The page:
Building an Audience
Encouraging Return Traffic
nlike a book, film, or exhibition, the success of most websites relies on repeat usage, on becoming one of your users’ favorite places on the web.15 Most website creators launch their site with fanfare and then make the mistake of expecting these initial efforts will carry them forward. The most important strategy for encouraging return traffic is to keep your site “fresh” with continual updates to make your website look active and lived-in. For example, have a link on your home page that points to a changing “featured” page. When you make substantive changes to your website, advertise them with a publicity push similar to the one you undertook when you launched your site. This does not mean you should constantly redesign your site. On the contrary, you want to maintain a consistent look and feel to your website, allowing your visitors to feel comfortable and familiar with its contents. Probably the most important thing you can do is to begin to develop a regular relationship with those who visit your site. If possible, provide your community with some valuable service that will bring them back frequently-a continually updated bibliography, for example. The Center for History and New Media (CHNM) developed a searchable database of history department web pages, which many people found to be an easy way to locate historians.16
A simple way to connect with your audience is to create a guestbook that asks people to register for the site. Some sites make registration mandatory, but that approach will drive people away unless you have a very compelling site. Once you have a mailing list, you can establish a newsletter that can be a key mechanism for bringing visitors to your site. History News Network (HNN), where the site changes daily, sends out two newsletters per week to 11,000 subscribers and those newsletters are responsible for at least one-third of the traffic to the site. In these days of proliferating spam, however, you need to avoid sending your regular users more notices than they want to receive.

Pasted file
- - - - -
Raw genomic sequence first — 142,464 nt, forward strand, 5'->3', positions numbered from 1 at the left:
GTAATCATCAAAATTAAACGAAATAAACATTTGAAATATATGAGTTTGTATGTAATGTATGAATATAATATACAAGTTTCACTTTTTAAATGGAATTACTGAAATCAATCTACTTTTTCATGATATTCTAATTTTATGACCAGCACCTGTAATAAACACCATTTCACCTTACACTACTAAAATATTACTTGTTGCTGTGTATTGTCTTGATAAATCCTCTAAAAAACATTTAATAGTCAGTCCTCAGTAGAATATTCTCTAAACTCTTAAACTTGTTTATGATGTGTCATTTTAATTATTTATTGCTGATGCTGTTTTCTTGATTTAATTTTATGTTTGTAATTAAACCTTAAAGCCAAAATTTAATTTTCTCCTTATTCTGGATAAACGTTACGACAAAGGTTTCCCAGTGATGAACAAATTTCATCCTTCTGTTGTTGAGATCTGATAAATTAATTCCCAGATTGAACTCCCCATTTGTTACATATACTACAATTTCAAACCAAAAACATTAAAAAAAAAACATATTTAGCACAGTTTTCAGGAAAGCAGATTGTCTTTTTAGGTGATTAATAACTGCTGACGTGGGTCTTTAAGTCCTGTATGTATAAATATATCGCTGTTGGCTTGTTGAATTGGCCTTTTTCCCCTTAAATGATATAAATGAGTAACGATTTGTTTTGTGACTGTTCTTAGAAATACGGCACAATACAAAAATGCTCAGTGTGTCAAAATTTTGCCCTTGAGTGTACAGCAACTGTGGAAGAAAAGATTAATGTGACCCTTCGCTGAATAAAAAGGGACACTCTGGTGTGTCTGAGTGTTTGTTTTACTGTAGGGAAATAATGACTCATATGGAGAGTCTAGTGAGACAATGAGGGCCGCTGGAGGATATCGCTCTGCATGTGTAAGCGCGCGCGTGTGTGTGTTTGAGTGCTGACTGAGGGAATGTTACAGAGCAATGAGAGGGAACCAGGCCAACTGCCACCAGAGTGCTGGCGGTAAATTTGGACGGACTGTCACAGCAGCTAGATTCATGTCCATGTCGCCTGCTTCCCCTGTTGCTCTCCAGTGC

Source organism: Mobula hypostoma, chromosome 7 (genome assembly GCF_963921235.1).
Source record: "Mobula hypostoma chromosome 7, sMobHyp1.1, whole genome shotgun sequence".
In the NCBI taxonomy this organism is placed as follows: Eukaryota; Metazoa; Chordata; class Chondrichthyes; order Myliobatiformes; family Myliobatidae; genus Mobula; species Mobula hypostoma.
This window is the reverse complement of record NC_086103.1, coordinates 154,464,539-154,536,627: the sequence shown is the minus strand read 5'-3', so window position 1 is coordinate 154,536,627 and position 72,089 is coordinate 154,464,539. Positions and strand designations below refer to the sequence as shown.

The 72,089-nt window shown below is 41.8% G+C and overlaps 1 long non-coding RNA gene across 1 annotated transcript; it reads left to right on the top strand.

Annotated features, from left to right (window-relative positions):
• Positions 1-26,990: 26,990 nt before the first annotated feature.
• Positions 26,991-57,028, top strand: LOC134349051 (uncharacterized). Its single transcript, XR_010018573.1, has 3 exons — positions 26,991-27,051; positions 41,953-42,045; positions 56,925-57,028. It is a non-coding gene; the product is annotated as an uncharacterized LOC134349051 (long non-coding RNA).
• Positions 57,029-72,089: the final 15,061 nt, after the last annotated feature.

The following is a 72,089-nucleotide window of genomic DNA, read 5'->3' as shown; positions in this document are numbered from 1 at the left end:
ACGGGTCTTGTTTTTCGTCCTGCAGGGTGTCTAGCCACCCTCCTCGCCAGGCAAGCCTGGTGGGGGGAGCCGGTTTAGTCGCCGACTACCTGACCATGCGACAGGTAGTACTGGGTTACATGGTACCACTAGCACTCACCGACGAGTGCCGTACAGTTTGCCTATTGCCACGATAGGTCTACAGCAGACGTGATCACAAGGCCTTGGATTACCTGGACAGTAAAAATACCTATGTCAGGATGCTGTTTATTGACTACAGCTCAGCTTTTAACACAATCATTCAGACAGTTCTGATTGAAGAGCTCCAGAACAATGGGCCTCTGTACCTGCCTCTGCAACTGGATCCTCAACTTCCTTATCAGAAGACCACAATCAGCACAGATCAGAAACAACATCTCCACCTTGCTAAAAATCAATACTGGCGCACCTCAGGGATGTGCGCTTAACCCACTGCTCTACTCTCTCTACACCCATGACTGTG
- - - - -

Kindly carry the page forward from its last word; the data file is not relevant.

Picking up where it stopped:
But you should encourage them to be in touch with you. Set up a “contact us” email address or web form, whereby visitors can send you technical or historical questions. This lets you know about common problems users encounter and helps make visitors feel that they have a connection to you. Save all inquiries and turn them into an FAQ (frequently asked questions) page. The National Park Service invites historical queries directed at their historians and gets about fifteen to twenty questions a day. Many questions only take one minute to answer, but others can take ten or fifteen minutes-a considerable amount of work but spread out among dozens of Park Service historians.17
Discussion boards can make people regular visitors to your site. The History Channel’s very active forums, which focus heavily on military history, get thousands of postings. Discussion boards, however, run the risk of either getting little or no participation, which will give your site a neglected or abandoned feel, or attracting too intense a following, which could cause unseemly controversy. HNN’s discussion feature, which allows for commentary on every article posted, has drawn thousands of respondents, but some have pushed the boundaries of civility, annoying others and driving them away from the site. HNN eventually had to limit participation to those who registered and insist that posters use their real names.
Games and quizzes can also attract a following, though they run the risk of seeming gimmicky. During the late 1990s, for instance, Discovery Communications’ history website featured Someone In Time, in which participants guessed the identity of an unnamed historical figure from clues provided. Every two weeks, the game’s creators revealed the identity of the historical figure and then introduced a new one. “People played the game religiously,” explains Rieland of Discovery.com. “There was a message board, and people became friends with one another-they were all connected by the common experience of playing the game. They had reunions. Two participants died during the period of the game, and there were online wakes for them.”18 Despite Rieland’s enthusiasm, games and puzzles require significant staff time to come up with new editions. Over time, we found it harder and harder to change our own History Matters puzzles regularly.
15 Most web users tend to make a “habit” of certain sites. See John B. Horrigan and Lee Rainie, Counting on the Internet (Washington, D.C.: Pew Internet and American Life Project, 2002); John Carey, “The Web Habit: An Ethnographic Study of Web Usage,” OPA White Papers 2.1 (January 2004); “Internet Metrics: The Loyal Audience,” OPA White Papers 1.1 (May 2002).